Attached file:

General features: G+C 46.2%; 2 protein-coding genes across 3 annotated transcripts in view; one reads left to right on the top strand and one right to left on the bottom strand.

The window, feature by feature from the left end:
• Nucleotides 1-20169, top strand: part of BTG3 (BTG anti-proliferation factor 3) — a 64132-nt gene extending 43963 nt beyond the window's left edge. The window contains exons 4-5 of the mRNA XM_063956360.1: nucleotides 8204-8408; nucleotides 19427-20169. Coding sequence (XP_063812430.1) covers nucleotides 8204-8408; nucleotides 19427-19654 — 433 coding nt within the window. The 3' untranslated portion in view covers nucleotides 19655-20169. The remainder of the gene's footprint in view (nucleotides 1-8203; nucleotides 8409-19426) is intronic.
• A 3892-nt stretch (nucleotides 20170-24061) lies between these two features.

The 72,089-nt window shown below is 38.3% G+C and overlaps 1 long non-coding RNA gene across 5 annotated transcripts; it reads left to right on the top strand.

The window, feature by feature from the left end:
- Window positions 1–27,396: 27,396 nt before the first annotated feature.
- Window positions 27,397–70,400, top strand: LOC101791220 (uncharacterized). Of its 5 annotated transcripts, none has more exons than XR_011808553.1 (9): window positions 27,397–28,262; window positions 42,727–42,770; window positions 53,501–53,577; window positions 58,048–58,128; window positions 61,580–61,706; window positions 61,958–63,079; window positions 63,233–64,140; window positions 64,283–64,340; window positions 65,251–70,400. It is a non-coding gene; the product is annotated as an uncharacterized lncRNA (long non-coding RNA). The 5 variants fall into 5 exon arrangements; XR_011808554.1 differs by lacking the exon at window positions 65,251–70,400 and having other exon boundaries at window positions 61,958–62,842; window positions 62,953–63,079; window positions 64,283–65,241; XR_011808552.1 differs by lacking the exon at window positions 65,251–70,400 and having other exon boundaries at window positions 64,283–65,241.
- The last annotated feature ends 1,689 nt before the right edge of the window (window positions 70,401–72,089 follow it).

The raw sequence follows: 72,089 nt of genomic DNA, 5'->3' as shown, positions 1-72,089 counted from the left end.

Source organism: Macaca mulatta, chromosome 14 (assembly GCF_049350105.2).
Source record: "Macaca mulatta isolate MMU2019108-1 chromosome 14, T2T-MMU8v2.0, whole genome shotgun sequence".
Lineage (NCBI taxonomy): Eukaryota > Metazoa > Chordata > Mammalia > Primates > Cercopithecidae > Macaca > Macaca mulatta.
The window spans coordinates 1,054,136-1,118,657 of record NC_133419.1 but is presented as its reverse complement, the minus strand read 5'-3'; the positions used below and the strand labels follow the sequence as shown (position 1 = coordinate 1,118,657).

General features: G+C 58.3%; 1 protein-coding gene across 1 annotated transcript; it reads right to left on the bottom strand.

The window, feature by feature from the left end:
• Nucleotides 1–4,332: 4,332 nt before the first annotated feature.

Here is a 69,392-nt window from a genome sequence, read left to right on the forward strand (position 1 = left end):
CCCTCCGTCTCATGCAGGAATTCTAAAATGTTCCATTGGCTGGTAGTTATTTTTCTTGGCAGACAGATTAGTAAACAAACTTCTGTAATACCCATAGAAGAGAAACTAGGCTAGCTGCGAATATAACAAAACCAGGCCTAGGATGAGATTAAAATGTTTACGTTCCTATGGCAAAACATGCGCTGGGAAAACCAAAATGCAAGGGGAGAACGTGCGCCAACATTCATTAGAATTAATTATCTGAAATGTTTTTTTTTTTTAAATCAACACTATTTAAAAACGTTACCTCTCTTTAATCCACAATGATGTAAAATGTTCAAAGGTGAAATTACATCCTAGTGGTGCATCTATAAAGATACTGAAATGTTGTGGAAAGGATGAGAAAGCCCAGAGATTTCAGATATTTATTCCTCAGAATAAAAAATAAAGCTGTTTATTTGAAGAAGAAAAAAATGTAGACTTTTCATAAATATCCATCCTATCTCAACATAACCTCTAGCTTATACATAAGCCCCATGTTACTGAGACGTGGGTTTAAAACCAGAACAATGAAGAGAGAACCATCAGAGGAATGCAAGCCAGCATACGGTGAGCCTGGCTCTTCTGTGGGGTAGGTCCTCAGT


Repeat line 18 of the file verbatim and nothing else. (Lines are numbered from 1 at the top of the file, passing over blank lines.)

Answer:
Here is a 69,392-nt window from a genome sequence, read left to right on the forward strand (position 1 = left end):